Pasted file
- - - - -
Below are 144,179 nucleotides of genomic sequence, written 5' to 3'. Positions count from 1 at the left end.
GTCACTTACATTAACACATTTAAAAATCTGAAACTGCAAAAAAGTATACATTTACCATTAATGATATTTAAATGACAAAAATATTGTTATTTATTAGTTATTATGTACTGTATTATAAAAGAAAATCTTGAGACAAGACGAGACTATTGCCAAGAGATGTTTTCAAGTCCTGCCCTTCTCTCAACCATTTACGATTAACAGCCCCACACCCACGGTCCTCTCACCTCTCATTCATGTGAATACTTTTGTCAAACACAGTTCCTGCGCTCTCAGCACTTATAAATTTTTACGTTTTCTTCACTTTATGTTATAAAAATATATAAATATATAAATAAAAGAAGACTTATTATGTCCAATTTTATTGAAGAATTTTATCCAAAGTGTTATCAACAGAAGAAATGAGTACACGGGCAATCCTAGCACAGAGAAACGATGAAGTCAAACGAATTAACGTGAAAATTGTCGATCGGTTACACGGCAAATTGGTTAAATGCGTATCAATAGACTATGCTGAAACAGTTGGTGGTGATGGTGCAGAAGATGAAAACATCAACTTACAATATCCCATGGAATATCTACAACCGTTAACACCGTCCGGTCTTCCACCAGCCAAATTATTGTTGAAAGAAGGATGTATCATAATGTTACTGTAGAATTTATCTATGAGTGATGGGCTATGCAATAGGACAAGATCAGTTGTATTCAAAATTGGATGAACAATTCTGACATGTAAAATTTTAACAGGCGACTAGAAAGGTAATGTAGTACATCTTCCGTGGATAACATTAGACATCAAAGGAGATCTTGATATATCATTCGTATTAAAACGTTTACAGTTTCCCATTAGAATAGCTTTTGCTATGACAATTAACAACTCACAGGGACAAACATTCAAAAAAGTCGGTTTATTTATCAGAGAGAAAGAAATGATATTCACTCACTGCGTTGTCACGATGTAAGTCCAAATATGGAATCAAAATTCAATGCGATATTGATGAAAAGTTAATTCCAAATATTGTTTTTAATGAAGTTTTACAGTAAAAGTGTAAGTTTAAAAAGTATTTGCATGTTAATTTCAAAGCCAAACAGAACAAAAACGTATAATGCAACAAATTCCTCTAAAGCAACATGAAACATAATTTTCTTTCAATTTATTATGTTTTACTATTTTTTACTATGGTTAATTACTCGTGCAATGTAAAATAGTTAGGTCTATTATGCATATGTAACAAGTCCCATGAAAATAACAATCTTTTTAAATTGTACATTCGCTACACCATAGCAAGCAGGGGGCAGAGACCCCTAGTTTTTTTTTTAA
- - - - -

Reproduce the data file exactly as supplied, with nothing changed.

Below are 144,179 nucleotides of genomic sequence, written 5' to 3'. Positions count from 1 at the left end.
GTCACTTACATTAACACATTTAAAAATCTGAAACTGCAAAAAAGTATACATTTACCATTAATGATATTTAAATGACAAAAATATTGTTATTTATTAGTTATTATGTACTGTATTATAAAAGAAAATCTTGAGACAAGACGAGACTATTGCCAAGAGATGTTTTCAAGTCCTGCCCTTCTCTCAACCATTTACGATTAACAGCCCCACACCCACGGTCCTCTCACCTCTCATTCATGTGAATACTTTTGTCAAACACAGTTCCTGCGCTCTCAGCACTTATAAATTTTTACGTTTTCTTCACTTTATGTTATAAAAATATATAAATATATAAATAAAAGAAGACTTATTATGTCCAATTTTATTGAAGAATTTTATCCAAAGTGTTATCAACAGAAGAAATGAGTACACGGGCAATCCTAGCACAGAGAAACGATGAAGTCAAACGAATTAACGTGAAAATTGTCGATCGGTTACACGGCAAATTGGTTAAATGCGTATCAATAGACTATGCTGAAACAGTTGGTGGTGATGGTGCAGAAGATGAAAACATCAACTTACAATATCCCATGGAATATCTACAACCGTTAACACCGTCCGGTCTTCCACCAGCCAAATTATTGTTGAAAGAAGGATGTATCATAATGTTACTGTAGAATTTATCTATGAGTGATGGGCTATGCAATAGGACAAGATCAGTTGTATTCAAAATTGGATGAACAATTCTGACATGTAAAATTTTAACAGGCGACTAGAAAGGTAATGTAGTACATCTTCCGTGGATAACATTAGACATCAAAGGAGATCTTGATATATCATTCGTATTAAAACGTTTACAGTTTCCCATTAGAATAGCTTTTGCTATGACAATTAACAACTCACAGGGACAAACATTCAAAAAAGTCGGTTTATTTATCAGAGAGAAAGAAATGATATTCACTCACTGCGTTGTCACGATGTAAGTCCAAATATGGAATCAAAATTCAATGCGATATTGATGAAAAGTTAATTCCAAATATTGTTTTTAATGAAGTTTTACAGTAAAAGTGTAAGTTTAAAAAGTATTTGCATGTTAATTTCAAAGCCAAACAGAACAAAAACGTATAATGCAACAAATTCCTCTAAAGCAACATGAAACATAATTTTCTTTCAATTTATTATGTTTTACTATTTTTTACTATGGTTAATTACTCGTGCAATGTAAAATAGTTAGGTCTATTATGCATATGTAACAAGTCCCATGAAAATAACAATCTTTTTAAATTGTACATTCGCTACACCATAGCAAGCAGGGGGCAGAGACCCCTAGTTTTTTTTTTAA